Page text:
At Commencement '98, Honorary Degrees for Nine
At the 242nd Commencement, to be held Monday, May 18, on Franklin Field, Penn will award honorary degrees to nine distinguished figures in public and academic life, the Office of the Secretary has announced.
Two recipients are the Commencement Speaker and his wife: President Jimmy Carter and Rosalynn Carter, whose lives after leaving the White House have centered on volunteer service to world peace and creating programs for the needy here and abroad.
Another couple highlighted at Commencement this year: Federal Reserve Board Chairman Alan Greenspan, an honorary degree candidate, and NBC News's Chief Foreign Affairs Correspondent Andrea Mitchell, who is the Baccalaureate Speaker on May 17. Ms. Mitchell is an alumna of the College for Women.
Thumbnail sketches of this year's nine honorary degree candidates appear in this issue. In brief they are, in alphabetical order:
The Hon. Arlin M. Adams, a Law School alumnus and emeritus trustee of the University who also served on as an adjunct faculty. After serving on the United States Court of Appeals for the Third Circuit from 1969 to 1986, Judge Adams accepted such apppointments as Independent Counsel in the 1990-95 investigation of influence peddling in the Department of Housing and Urban Development, and as permanent trustee in the New Era Foundation bankruptcy, 1995. At Penn he has chaired the Law School Overseers and served on boards for the Center for Law and Economics, the School of Social Work and the Wharton School.
President Jimmy Carter, thirty-ninth president of the United States (1978-81), and co-founder with Rosalynn Carter of The Carter Center in Atlanta Georgia, a non-partisan, non-profit unit that is the institutional base for his continuing role in public life. He is the author of twelve books and a hands-on involvement volunteer and director of Habitat for Humanity, a nonprofit organization that helps build homes for needy families.
Rosalynn Carter, an advocate for mental health who during Mr. Carter's presidency was honorary chair of the President's Commission on Mental Health; her efforts were instrumental in the passage of the Mental Health Systems Act of 1980. Through The Carter Center she continues to address mental health needs--partly via an annual Rosalynn Carter Symposium on Health Policy--and other issues of concern to woman and children, human rights, conflict resolution, and the empowerment of urban communities. Author of three books, she is a distinguished fellow at the Emory University Institute for Women's Studies' and is activewith the Rosalynn Carter Institute of Georgia Southwestern College.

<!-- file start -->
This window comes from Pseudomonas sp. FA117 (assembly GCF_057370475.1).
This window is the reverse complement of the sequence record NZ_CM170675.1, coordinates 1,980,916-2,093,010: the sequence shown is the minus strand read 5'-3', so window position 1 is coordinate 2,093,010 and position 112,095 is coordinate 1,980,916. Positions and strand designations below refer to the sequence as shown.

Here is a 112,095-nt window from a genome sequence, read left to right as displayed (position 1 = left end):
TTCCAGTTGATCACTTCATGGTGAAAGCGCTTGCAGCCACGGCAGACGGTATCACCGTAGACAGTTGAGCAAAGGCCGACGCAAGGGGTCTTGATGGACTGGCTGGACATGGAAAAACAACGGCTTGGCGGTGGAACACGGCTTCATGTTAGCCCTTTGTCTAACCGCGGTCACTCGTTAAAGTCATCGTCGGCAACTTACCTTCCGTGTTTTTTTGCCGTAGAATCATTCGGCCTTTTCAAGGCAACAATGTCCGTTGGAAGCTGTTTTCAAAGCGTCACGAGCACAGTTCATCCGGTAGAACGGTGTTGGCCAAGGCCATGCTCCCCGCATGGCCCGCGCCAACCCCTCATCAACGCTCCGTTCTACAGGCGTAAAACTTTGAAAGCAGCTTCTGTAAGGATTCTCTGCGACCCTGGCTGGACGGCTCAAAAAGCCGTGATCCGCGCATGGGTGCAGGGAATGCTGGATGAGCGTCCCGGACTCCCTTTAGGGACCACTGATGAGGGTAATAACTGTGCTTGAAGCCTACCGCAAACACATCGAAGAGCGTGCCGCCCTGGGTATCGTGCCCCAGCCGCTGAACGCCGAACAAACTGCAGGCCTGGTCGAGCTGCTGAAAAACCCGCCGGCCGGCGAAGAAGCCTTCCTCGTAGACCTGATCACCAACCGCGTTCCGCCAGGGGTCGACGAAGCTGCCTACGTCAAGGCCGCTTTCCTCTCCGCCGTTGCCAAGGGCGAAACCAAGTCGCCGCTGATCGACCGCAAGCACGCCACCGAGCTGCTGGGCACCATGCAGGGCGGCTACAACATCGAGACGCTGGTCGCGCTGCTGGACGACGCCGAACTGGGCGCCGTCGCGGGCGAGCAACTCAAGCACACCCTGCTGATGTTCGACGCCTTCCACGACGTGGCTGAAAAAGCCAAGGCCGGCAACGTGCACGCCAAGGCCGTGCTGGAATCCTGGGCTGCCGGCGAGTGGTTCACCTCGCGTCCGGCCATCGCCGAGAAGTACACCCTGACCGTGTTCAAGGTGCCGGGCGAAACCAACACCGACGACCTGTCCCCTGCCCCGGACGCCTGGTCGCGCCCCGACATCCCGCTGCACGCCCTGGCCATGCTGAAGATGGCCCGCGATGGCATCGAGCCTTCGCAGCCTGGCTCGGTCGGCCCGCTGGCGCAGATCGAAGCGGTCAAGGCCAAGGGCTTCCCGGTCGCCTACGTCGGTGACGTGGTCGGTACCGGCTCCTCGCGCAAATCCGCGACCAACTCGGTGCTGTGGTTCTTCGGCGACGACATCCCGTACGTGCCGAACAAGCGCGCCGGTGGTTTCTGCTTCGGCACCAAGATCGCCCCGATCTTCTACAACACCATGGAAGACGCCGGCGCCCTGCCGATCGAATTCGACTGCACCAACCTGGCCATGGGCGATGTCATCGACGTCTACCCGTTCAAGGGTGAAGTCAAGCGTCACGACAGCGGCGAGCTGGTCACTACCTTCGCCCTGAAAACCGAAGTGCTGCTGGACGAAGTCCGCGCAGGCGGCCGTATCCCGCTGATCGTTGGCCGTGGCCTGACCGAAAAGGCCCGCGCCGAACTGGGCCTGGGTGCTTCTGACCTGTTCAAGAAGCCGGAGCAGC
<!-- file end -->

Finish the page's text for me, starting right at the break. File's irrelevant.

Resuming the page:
Dr. Francis S. Collins, Director of the National Human Genome Research Institute at NIH and the major contributor to the development of positional cloning (identifying the gene causing a human disease by its position in the human genome). Author of the central textbook Principles of Medical Genetics, he also directs a 15-year project to map and sequence all of the human DNA by the year 2005. In addition to his role as advocate for the significance of human genetics and genomics as it relates to human disease and ultimately to medical care, he has extensively concerned himself with the ethical, legal, and social implications of issues such as presymptomatic diagnostic genetic testing and genetic discrimination.
Dr. Frank Moore Cross, Harvard's Hancock Professor of Hebrew and Other Oriental Languages, Emeritus and retired director of the Harvard Semitic Museum. The world's foremost authority on the paleography, dating and textual criticism of the Dead Sea Scrolls--and mentor to most of the current generation of authorities on the Scrolls, Dr. Cross is the author of more than 200 publications including the classic The Ancient Library of Qumran Modern Biblical Studies.
Dr. Alan Greenspan, Chairman of the Federal Reserve Board and "the second most powerful person in the nation" according to a biographical sketch. A onetime musician, Dr. Greenspan has been at the center of the nation's econonmic life since he becamse chairman of President Ford's Council of Economic Advisors in 1974 and has chaired "the Fed" since 1987.
Jessye Norman, the renowned soprano whose worldwide performance career and more than fifty albums have established her as one of the world's reigning opera and concert singers.
Dr. Stanley B. Prusiner, professor of neurology and biochemistry and biophysics at the University of California at San Francisco. One of the few solo winner of the 1997 Nobel Prize in Medicine, Dr. Prusiner is an alumnus of the College and of the School of Medicine whose dramatic discovery of an entirely new class of proteins called prions--controversial at first, but now generally accepted as the infectious agent in "mad cow disease"and in human neuro-degenerative diseases such as Creutzfeldt-Jakob disease.
Maurice Sendak, the author-illustrator who "has elevated children's literature to a high art form by creating a wild, delightful, and sometimes frightening, universe." The onetime F.A.O.Schwartz salesman, now the most-honored author-illustrator in the annals of children's literature, has also turned to set and costume design for opera in the U.S. and Great Britain. He is now artistic director of The Night Kitchen, a national children's theater which he co-founded in 1991.
Almanac, Vol. 44, No. 27, March 31, 1998